Restraints: Is It Time To Review Your Franchise Agreement?



Franchise Agreements generally contain a restraint of trade provision restricting a franchisee from operating a competing business after the Franchise Agreement ends. This will be for a certain time period within a certain geographical area.


A franchisor, Back In Motion Physiotherapy Pty Ltd (Back In Motion), recently provided the ACCC with a court enforceable undertaking to remove certain terms from its Franchise Agreement which they admitted may be unfair. By giving the undertaking, this meant that the ACCC would not take further court action against Back In Motion.


The restraint within Back In Motion’s Franchise Agreement prevented a franchisee’s involvement in a competing business located within a 10km radius of any Back In Motion Physiotherapy franchise for 12 months after the Franchise Agreement ended.


This effectively prevented ex-franchisees from operating in many areas of Australia given the number of existing franchised businesses throughout the country.


Also contained in the Franchise Agreement was a ‘buy out fee’ equal to 4 times the franchisee’s annual royalty fees payable if the franchisee wanted to be released from the restraint.

Back In Motion admitted that these could be potential unfair contract terms within the meaning of the Australian Consumer Law. This is a provision that:

  1. causes significant imbalance between the parties’ rights and obligations;

  2. isn’t reasonably necessary to protect the legitimate commercial interests of the stronger party advantaged by the provision; and

  3. would cause detriment to the weaker party if enacted.

Back In Motion have undertaken:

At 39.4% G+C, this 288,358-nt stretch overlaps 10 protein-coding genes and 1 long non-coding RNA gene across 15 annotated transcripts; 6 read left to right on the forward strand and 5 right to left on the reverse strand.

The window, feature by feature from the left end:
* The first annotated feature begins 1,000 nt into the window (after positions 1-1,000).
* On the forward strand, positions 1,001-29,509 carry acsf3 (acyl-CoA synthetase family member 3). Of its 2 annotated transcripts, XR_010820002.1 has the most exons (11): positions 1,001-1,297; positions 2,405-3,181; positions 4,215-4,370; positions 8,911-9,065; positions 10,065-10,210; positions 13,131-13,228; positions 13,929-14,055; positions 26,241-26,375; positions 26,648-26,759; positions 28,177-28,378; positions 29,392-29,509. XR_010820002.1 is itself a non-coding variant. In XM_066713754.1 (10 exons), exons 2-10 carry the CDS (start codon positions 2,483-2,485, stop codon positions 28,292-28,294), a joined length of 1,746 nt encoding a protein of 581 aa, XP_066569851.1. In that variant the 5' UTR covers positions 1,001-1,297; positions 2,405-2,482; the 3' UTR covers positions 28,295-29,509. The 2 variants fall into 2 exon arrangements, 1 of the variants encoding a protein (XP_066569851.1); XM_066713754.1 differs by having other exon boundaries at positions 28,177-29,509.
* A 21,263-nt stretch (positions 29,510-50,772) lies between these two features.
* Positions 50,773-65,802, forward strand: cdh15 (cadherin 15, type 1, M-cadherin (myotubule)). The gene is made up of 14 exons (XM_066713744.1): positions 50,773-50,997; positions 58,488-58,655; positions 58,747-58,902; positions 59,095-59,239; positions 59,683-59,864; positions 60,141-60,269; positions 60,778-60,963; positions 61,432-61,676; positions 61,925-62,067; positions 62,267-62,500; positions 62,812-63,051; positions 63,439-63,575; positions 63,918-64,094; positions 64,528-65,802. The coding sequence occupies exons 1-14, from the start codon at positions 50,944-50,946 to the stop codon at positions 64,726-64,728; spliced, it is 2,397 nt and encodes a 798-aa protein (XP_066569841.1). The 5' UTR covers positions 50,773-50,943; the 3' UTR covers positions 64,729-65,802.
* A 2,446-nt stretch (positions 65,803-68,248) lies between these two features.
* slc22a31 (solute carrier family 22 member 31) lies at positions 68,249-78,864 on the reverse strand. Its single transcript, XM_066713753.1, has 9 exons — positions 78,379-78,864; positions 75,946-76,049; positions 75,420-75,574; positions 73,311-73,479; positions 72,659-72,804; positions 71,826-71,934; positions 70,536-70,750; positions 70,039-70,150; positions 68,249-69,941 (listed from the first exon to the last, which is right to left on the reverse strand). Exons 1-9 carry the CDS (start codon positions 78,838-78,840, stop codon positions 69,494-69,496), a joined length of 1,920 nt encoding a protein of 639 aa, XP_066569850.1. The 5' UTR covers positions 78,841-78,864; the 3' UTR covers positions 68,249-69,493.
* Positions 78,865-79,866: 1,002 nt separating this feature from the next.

• not to enforce these select terms in the future; and

  • to remove the terms from their Franchise Agreements moving forward.

This undertaking suggests that the ACCC are continuing to:

  1. actively monitor the compliance of franchisors with industry laws;

  2. review Franchise Agreements; and

  3. pursue franchisors who contain potentially unfair terms in their Franchise Agreements.

Franchisors should therefore regularly undertake the appropriate reviews and seek legal advice about whether their standard-form Franchise Agreements may contain unfair contract terms.

At Salerno Law we are experienced in acting for both franchisors and franchisees in all aspects of franchising law. Get in contact if you need our assistance.

By Luke McKavanagh

Luke has specialised in franchising law since his admission into practice and has acted for a diverse range of franchisors and franchisees of a variety of franchise systems. He is also an active member of the Queensland Law Society Franchising Law Committee where he keeps on the forefront of the latest developments in laws affecting franchising, and contributes towards submissions to government on topical issues facing the franchising industry.

DISCLAIMER: This article is only meant to give you general information and should not be relied on as legal advice. Speak to one of our lawyers for more information.